Released in July, “Barbie” starring Margot Robbie and Ryan Gosling, is the highest grossing film of the year, selling $1.4 billion in tickets. Directed by Greta Gerwig, there are a few scenes in which Rhea Perlman plays Jewish inventor Ruth Handler in the film that has earned numerous Golden Globe nominations and is sure to garner many Oscar nominations.
Best-selling author Susan Shapiro’s new coffee-table book “Barbie” traces the rise of Handler and her iconic doll as well as how it was affected by cultural changes and moments in history over the decades. There are amazing pictures and it’s a great conversation starter.
Shapiro, known for her writing classes at Columbia University, The New School, NYU and online, notes in the book that executives and even Handler’s own husband, Elliot (who she met at a B’nai B’rith dance when she was 16), thought her doll would be a flop. And at first, it was. But after a successful TV ad campaign, linked with “The Mickey Mouse Club,” it sold like hotcakes. Coming from a family of Polish Jewish immigrants who fled the Russian army, Handler was inspired by Lilli, a doll she saw on a trip to Switzerland, that originated from a German comic strip. She decided to create her own doll, naming it after her daughter Barbara, whose nickname was Barbie later introducing a male doll, Barbie’s friend, and named it after her son, Ken. Introduced at the American International Toy Fair on March 9, 1959 — with a price tag of $3.00 — a mint Barbie from that time period can fetch $25,000 today.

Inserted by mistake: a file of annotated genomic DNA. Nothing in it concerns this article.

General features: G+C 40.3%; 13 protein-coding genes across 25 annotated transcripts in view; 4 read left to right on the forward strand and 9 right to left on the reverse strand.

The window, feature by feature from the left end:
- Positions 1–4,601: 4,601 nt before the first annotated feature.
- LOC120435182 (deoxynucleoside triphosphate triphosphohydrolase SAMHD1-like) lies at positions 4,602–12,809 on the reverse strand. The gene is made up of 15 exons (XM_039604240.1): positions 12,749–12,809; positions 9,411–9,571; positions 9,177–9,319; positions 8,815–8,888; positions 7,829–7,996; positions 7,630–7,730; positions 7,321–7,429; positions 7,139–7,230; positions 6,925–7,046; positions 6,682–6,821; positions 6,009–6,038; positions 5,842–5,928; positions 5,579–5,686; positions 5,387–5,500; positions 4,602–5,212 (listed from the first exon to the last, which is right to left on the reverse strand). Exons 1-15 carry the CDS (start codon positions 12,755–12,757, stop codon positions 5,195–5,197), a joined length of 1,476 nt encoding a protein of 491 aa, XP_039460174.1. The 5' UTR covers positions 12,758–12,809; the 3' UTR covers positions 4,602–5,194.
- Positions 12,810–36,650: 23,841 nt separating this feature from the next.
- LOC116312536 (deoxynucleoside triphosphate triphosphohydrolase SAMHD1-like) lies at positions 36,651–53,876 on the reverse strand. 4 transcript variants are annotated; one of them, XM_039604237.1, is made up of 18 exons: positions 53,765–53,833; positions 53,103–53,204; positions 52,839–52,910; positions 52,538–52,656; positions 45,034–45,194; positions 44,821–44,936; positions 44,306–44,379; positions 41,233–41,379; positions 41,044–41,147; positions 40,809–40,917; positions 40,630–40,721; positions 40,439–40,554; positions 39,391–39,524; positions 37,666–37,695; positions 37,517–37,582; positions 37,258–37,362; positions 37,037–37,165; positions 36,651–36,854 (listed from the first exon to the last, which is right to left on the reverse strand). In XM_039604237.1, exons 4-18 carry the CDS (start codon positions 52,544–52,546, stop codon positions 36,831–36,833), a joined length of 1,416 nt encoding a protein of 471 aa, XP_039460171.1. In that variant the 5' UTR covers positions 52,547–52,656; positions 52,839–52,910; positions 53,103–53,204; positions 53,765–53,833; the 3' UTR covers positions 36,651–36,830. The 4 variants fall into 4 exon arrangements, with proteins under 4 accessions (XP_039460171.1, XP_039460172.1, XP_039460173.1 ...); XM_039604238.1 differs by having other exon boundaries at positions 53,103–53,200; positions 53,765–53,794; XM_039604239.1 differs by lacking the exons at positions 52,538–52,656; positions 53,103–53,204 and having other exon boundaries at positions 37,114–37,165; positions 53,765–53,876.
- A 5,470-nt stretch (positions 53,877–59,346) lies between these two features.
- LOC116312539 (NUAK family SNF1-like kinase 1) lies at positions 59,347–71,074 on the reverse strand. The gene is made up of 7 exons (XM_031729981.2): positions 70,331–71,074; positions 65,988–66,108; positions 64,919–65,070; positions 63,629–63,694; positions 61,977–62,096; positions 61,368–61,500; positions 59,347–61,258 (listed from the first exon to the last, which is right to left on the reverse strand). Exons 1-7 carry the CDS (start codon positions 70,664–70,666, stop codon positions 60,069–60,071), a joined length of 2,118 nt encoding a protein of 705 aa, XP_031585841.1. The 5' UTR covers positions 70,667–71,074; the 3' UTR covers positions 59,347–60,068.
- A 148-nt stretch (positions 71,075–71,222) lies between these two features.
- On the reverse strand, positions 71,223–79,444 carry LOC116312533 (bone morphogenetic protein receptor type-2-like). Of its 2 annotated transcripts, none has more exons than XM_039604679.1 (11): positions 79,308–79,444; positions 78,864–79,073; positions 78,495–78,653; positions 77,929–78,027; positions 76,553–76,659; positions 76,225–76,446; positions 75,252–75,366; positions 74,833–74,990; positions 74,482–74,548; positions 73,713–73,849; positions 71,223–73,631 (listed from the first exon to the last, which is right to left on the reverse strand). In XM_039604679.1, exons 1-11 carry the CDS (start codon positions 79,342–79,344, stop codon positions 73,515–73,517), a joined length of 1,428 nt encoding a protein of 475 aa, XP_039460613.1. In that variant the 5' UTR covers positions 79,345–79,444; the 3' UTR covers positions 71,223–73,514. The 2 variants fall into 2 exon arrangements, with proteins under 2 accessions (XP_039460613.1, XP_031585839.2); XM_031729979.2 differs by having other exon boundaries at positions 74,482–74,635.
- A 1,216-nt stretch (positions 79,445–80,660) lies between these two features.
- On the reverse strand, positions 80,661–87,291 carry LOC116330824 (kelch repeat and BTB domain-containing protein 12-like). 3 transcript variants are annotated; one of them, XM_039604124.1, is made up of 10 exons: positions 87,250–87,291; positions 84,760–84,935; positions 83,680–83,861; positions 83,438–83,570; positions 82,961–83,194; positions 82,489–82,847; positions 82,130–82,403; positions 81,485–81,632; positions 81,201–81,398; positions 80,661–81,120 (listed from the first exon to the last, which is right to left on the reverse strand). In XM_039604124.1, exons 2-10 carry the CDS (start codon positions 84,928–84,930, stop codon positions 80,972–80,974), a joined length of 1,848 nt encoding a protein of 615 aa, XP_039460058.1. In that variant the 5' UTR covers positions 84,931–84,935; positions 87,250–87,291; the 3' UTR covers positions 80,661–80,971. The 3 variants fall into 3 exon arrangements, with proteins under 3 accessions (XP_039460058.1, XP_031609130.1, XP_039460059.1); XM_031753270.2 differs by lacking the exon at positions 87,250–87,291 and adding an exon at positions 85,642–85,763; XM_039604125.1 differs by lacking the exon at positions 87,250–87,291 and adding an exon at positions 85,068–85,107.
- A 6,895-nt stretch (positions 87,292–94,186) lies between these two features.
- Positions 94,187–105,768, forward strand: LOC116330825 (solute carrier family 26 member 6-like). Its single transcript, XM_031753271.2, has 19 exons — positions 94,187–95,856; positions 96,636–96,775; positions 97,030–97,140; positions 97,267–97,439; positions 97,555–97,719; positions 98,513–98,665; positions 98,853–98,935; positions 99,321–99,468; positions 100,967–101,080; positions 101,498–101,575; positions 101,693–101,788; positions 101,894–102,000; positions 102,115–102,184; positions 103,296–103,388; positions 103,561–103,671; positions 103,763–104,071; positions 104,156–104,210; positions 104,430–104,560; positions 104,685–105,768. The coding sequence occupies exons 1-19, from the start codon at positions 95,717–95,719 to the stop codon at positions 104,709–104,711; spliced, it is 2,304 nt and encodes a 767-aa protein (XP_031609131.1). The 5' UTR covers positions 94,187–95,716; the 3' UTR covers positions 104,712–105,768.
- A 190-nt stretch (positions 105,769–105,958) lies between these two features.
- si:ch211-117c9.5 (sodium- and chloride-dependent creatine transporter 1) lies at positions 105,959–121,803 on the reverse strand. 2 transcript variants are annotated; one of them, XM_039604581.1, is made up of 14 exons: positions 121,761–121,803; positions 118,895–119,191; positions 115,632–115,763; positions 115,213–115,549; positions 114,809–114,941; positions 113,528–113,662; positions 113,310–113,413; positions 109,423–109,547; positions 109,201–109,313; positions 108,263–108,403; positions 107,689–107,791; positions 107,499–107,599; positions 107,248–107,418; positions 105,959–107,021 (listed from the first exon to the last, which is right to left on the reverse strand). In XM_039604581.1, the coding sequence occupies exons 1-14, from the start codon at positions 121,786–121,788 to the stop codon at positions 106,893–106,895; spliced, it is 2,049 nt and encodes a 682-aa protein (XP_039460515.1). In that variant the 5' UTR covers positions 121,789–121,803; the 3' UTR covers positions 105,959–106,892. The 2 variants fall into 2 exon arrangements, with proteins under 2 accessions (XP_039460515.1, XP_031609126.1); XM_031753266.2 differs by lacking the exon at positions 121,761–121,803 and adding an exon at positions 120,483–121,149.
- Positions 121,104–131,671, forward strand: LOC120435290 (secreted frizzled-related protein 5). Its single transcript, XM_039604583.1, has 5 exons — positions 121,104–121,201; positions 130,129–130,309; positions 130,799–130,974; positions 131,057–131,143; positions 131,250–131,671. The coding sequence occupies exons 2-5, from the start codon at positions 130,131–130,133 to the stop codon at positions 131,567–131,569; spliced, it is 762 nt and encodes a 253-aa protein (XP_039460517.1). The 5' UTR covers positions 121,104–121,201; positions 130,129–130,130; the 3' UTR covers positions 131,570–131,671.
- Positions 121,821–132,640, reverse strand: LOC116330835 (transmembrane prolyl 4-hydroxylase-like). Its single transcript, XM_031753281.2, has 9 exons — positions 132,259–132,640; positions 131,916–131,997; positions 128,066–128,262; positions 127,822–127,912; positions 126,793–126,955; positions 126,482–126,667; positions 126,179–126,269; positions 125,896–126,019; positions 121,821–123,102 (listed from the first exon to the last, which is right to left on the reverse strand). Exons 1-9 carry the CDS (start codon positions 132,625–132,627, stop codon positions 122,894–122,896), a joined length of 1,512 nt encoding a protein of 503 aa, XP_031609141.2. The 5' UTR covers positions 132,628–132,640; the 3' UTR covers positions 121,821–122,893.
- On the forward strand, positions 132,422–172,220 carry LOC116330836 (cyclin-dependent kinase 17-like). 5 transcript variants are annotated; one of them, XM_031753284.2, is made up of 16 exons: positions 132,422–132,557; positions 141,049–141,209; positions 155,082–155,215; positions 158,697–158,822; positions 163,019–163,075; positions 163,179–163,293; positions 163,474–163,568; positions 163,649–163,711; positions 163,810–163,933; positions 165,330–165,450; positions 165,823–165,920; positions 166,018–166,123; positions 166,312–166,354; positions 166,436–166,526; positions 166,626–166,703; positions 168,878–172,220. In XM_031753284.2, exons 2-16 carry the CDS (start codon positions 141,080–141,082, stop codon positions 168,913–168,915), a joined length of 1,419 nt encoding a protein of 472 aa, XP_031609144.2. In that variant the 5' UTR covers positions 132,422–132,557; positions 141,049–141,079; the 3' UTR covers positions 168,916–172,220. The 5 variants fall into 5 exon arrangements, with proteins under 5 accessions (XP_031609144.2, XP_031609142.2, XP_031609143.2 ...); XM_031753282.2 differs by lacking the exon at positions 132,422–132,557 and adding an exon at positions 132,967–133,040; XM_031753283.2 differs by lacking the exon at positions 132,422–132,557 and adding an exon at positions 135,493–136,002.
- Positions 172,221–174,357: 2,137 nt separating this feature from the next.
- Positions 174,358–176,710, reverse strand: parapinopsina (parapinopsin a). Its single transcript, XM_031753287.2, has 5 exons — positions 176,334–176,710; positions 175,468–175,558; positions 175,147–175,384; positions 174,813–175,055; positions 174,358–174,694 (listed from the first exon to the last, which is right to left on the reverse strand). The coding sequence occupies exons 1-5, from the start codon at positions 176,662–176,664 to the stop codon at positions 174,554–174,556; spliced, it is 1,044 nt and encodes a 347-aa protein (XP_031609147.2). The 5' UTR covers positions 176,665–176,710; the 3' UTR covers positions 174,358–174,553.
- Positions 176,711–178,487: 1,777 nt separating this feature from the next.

The first chapter is called “A Star Is Born” and describes how Handler, the daughter of Ida and Jacob Moskowicz, quit her job typing screenplays at Paramount, where she made $25 a week, to go all in on Barbie.
“My whole philosophy was through that doll, a little girl could be anything she wanted to be,” Shapiro cites Hander as saying.
Girls and women felt empowered by the dolls; then came accessories such at Malibu Barbie with the Dreamhouse.
In 1967, Francie, a doll introduced the year before as Barbie’s “mod” cousin,was produced in a darker skin tone; with her Caucasian features, “Black Francie” looked suntanned. A year later, Christie — considered the first African American doll in the Barbie universe — was introduced.
“The subtle message was similar to the iconic segment from ‘Mister Rogers Neighborhood’ in which the African American Officer Clemons sits beside Rogers,” Shapiro writes, “both dipping their feet in a kiddie pool, an episode that aired in 1969, amid protests against segregated community swimming pools.”
The lavishly illustrated book includes photos of Barbie in her various incarnations, including a surgeon, paleontologist, Olympic gold medalist and ecologist; there’s a Muslim Barbie, Supreme Court Justice Barbies, Soccer Barbies and a doll with Down’s Syndrome. Some of the dolls took their fashion cues from Jackie Kennedy and and some inspired by the hairdo of Barbra Streisand.